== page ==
Face of Defense: Trainer Inspires Troops

WASHINGTON — Across a wide stretch of dirt and sand, a dozen sol­diers lined up in for­ma­tion, shields at the ready, wait­ing to be attacked by an oppos­ing force. To the side, anoth­er sol­dier watched them intent­ly, look­ing for any dis­crep­an­cies or weak­ness­es in the for­ma­tion.

Michigan Army National Guard's 1776th Military Police Company
Army Staff Sgt. Jose A. Saenz instructs sol­diers from the Michi­gan Army Nation­al Guard’s 1776th Mil­i­tary Police Com­pa­ny before a train­ing exer­cise at Camp McGre­gor, N.M., Nov. 18, 2010.
U.S. Army pho­to by Spc. Mered­ith Vin­cent
Click to enlarge

Army Staff Sgt. Jose Saenz is a senior instruc­tor with 1st Army Divi­sion West’s 5th Armored Brigade. Along New Mexico’s south­ern bor­der here, Saenz teach­es the use of non­lethal weapons, riot con­trol and oth­er detainee oper­a­tions tac­tics to deploy­ing sol­diers.

This group of Michi­gan Army Nation­al Guard sol­diers is deploy­ing to Afghanistan in the next month, and Saenz knows what they learn in New Mex­i­co will affect every mis­sion they under­take over­seas. After the train­ing exer­cise was fin­ished, he gath­ered the sol­diers togeth­er to dis­cuss what could be improved, what worked well and what they’d learned. A New Mex­i­co native, Saenz has been in the mil­i­tary for 18 years, two of which he spent in Iraq. Saenz said his time over­seas improved his skills as an instruc­tor. “We actu­al­ly had direct con­tact, not only with Iraqi nation­als, but also detainees from all around,” he said. “This kind of train­ing was not around when I was a young sol­dier, and I’m glad I’ve been giv­en the knowl­edge I have to show these troops out here.”

Saenz is pas­sion­ate about his job. He laughs and jokes with the sol­diers he trains, but also empha­sizes how impor­tant their mis­sion is. “He tells you what you need to work on, while at the same time telling you what you’re doing right,” said Army Spc. Rebekah Hubers, with the 1776th Mil­i­tary Police Com­pa­ny from Tay­lor, Mich. “He real­ly moti­vates us and keeps our ener­gy high, but also keeps us focused on the task at hand.” Army Spc. Luke Lang­mey­er, also with the 1776th MP Com­pa­ny, explained why Saenz’s train­ing is so impor­tant.

“He gets more in-depth,” Lang­mey­er said. “I didn’t see that back at [advanced indi­vid­ual train­ing]. It’s a good eye-open­er … and re-estab­lish­es why we train the way we do.” Army Staff Sgt. Thomas St. George, also a 5th Armored Brigade instruc­tor, has worked with Saenz for near­ly three years and said he has observed the qual­i­ties that make him a unique and capa­ble teacher.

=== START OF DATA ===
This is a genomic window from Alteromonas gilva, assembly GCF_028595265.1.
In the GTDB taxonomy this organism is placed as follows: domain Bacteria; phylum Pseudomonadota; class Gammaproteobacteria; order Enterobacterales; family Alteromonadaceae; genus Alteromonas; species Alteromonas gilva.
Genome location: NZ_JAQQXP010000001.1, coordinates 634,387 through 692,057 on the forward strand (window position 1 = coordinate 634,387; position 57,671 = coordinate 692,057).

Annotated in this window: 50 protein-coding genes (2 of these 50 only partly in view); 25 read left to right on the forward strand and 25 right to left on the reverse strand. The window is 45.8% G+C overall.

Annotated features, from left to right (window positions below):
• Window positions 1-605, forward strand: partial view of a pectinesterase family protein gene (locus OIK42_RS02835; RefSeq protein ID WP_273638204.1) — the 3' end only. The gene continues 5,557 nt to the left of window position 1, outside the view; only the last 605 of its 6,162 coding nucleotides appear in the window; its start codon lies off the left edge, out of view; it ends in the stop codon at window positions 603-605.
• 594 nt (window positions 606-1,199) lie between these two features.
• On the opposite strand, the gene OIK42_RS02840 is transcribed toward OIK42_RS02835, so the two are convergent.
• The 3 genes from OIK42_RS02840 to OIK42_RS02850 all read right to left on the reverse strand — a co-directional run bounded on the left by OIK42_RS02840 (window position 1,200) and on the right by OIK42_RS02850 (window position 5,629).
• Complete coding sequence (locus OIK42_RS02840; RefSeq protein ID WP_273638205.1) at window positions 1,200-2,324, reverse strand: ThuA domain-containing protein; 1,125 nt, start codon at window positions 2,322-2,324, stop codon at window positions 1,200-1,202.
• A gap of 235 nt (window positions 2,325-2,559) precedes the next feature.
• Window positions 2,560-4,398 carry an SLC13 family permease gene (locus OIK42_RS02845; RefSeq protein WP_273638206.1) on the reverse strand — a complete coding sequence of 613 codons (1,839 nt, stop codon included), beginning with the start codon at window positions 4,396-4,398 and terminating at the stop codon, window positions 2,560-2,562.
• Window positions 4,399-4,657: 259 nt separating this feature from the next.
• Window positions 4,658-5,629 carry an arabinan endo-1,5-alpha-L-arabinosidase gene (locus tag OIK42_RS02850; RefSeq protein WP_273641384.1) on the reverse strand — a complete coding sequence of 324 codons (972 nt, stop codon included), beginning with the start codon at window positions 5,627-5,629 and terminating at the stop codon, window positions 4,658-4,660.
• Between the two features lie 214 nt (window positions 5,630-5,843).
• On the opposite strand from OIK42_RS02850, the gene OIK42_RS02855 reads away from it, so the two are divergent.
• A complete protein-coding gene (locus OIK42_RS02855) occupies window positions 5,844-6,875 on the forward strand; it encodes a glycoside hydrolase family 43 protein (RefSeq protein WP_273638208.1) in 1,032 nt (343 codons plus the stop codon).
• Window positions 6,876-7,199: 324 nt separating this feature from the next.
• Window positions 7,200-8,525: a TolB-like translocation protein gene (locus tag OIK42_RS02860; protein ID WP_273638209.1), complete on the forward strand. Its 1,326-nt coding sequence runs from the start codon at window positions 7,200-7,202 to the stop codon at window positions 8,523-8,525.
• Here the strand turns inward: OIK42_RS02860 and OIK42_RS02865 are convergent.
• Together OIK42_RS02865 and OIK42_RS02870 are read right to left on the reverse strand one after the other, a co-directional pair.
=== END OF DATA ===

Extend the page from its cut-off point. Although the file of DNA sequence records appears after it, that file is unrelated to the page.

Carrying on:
“He makes the train­ing fun, makes it real­is­tic, … and the sol­diers respond very well to him,” St. George said. “We try to have a good sense of humor with our train­ing. We believe that if we have a sense of humor with these guys, they’ll pay more atten­tion.”

It is also impor­tant that the train­ing is not con­fus­ing or too com­pli­cat­ed, he added.

“For some of these new­er, younger sol­diers, it’s a good hands-on expe­ri­ence,” said Army Sgt. Scott Stone­break­er, from the 1776th MP Com­pa­ny. “It’s straight­for­ward. It’s cut and dried. There’s no beat­ing around the bush … and it’ll help them out a lot dur­ing detainee ops.”

The Michi­gan sol­diers will be escort­ing and search­ing detainees in Afghanistan, and Saenz stressed that they must not let their guard down at any time. “From my expe­ri­ence out there, the detainees were very com­pli­ant,” he said. “They were very kind and polite indi­vid­u­als. But, at the same time, at any minute they could explode and turn on you. You let your guard down, they’re going to take advan­tage of that.”

Saenz is very con­cerned with mak­ing sure he puts the prop­er infor­ma­tion out to the sol­diers and the trainees, St. George said. “He makes sure that he’s very clear with his instruc­tions. He’s just an out­stand­ing indi­vid­ual.”

Saenz has two daugh­ters. While the 4-year-old doesn’t quite under­stand what Dad­dy does at work, Saenz said, the 8-year-old is very curi­ous and proud of her father. “She wants to know every­thing I do out here,” he said. “And I give her a good idea of what I do [and] how much fun I have.”

As Saenz took a look around the area, sol­diers pre­pared for anoth­er train­ing exer­cise, hav­ing made the adjust­ments that he’d sug­gest­ed ear­li­er. “It makes me feel very good,” Saenz said. “I can lit­er­al­ly sleep well at night. I can feel sat­is­fied of the type of job I do out here. “I know that, at one point or anoth­er, I reached out to every one of them,” he added.

Source:
U.S. Depart­ment of Defense
Office of the Assis­tant Sec­re­tary of Defense (Pub­lic Affairs)

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